11. Craig Brett & John A. Weymark, 2005. "Optimal Nonlinear Taxation of Income and Savings in a Two Class Economy," Vanderbilt University Department of Economics Working Papers 0525, Vanderbilt University Department of Economics.
  12. Yukihiro Nishimura, 2008. "Envy Minimization in the Optimal Tax Context," Working Papers 1178, Queen's University, Department of Economics.

Lists

This item is not listed on Wikipedia, on a reading list or among the top items on IDEAS.

Statistics

Access and download statistics

Corrections

When requesting a correction, please mention this item's handle: RePEc:nbr:nberwo:3288. See general information about how to correct material in RePEc.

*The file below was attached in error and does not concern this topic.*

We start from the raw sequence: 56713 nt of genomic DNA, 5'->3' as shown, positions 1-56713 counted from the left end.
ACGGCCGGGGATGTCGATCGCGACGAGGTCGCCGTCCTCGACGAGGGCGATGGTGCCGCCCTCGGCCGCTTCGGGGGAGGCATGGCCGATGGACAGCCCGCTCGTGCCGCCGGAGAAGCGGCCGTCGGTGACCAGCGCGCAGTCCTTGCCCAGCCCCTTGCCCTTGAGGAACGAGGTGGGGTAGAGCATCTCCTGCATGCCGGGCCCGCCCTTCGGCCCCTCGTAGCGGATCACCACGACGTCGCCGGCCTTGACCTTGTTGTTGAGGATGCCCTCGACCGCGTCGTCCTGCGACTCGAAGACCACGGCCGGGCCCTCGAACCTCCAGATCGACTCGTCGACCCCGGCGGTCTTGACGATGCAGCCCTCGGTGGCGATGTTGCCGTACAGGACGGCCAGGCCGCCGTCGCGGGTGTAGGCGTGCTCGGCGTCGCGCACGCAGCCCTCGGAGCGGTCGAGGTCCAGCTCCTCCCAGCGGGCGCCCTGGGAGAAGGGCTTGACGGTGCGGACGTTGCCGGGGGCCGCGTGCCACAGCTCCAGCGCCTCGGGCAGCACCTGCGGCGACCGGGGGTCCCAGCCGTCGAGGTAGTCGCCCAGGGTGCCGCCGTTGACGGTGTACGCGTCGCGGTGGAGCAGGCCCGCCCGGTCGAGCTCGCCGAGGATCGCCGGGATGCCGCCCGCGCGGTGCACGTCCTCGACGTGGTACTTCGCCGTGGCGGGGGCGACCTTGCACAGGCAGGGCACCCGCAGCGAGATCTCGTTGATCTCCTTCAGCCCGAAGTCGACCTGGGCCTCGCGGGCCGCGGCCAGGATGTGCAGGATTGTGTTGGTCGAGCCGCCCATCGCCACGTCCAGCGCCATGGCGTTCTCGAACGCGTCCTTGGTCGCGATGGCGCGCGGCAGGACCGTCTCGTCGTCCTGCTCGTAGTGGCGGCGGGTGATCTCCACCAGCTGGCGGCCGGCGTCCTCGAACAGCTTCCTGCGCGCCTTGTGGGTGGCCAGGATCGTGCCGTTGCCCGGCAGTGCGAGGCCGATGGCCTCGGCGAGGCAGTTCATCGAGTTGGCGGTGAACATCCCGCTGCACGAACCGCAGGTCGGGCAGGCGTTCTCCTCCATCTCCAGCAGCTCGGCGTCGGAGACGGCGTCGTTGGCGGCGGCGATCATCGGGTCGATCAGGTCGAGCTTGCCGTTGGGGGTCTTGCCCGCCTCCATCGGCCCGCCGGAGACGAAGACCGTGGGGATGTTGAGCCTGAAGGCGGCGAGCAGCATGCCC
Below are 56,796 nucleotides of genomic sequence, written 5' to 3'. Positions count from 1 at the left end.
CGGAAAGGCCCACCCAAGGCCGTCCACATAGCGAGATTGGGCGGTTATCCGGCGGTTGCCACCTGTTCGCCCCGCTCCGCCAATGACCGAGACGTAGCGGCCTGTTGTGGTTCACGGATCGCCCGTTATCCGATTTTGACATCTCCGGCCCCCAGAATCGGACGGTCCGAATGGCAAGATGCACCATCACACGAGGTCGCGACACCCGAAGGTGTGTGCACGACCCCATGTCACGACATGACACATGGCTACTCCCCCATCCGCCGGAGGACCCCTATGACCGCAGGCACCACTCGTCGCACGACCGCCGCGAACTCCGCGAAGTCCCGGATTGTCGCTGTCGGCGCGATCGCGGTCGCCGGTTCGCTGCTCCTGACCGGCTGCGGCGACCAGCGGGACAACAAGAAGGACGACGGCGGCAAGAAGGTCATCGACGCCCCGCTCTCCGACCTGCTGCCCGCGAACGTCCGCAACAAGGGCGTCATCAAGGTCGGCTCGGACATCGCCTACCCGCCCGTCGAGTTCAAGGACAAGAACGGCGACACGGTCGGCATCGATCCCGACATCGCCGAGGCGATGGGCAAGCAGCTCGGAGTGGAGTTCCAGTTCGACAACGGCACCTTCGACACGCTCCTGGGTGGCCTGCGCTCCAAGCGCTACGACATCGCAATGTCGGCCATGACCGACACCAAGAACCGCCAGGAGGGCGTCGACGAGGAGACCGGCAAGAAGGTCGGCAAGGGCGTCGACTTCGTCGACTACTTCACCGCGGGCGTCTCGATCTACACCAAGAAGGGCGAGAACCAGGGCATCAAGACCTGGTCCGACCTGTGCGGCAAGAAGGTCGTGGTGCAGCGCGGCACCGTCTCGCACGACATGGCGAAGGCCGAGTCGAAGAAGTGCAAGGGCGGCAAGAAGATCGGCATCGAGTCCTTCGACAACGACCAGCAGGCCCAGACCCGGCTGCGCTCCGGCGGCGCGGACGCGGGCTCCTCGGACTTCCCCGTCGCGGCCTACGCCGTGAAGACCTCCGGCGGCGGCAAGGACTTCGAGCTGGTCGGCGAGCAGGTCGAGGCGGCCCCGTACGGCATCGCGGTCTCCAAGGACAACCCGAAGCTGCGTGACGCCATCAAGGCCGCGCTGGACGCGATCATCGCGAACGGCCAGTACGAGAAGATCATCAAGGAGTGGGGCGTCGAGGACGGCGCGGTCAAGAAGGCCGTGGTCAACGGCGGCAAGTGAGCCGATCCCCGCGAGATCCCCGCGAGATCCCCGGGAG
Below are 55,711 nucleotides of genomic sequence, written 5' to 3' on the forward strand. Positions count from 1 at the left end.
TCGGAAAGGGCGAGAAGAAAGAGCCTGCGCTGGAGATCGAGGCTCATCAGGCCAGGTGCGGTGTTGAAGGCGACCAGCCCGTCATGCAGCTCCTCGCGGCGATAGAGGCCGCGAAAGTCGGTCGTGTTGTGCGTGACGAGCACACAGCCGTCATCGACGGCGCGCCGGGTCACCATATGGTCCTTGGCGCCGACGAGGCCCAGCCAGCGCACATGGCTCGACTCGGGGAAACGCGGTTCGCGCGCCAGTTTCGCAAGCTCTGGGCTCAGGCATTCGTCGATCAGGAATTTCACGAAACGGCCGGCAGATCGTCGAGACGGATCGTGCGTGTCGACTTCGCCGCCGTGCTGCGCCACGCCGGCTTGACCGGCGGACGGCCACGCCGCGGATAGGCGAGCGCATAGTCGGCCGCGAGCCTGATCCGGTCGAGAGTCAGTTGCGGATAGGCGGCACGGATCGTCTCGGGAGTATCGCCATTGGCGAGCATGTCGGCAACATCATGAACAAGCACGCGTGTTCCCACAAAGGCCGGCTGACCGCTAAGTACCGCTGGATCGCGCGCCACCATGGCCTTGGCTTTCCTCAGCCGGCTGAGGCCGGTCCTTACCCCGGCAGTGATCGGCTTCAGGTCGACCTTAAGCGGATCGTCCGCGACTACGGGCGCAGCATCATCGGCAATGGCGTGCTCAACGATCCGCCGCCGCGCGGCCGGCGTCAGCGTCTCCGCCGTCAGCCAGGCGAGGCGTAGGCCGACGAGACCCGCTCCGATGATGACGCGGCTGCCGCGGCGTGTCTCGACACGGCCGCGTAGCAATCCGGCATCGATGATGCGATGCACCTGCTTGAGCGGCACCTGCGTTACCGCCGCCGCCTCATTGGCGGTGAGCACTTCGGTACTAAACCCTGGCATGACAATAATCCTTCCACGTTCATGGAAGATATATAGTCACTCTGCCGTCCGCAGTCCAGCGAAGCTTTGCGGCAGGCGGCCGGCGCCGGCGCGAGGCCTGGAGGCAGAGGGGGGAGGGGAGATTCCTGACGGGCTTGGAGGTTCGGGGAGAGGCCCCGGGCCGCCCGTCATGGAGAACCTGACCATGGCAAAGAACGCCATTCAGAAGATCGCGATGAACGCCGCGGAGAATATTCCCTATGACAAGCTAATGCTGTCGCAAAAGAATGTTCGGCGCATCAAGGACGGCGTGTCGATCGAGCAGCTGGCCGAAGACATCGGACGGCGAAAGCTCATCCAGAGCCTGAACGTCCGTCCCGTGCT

For technical questions regarding this item, or to correct its authors, title, abstract, bibliographic or download information, contact: ().

If you have authored this item and are not yet registered with RePEc, we encourage you to do it here. This allows to link your profile to this item. It also allows you to accept potential citations to this item that we are uncertain about.

If references are entirely missing, you can add them using this form.

If the full references list an item that is present in RePEc, but the system did not link to it, you can help with this form.

If you know of missing items citing this one, you can help us creating those links by adding the relevant references in the same way as above, for each refering item. If you are a registered author of this item, you may also want to check the "citations" tab in your profile, as there may be some citations waiting for confirmation.

Please note that corrections may take a couple of weeks to filter through the various RePEc services.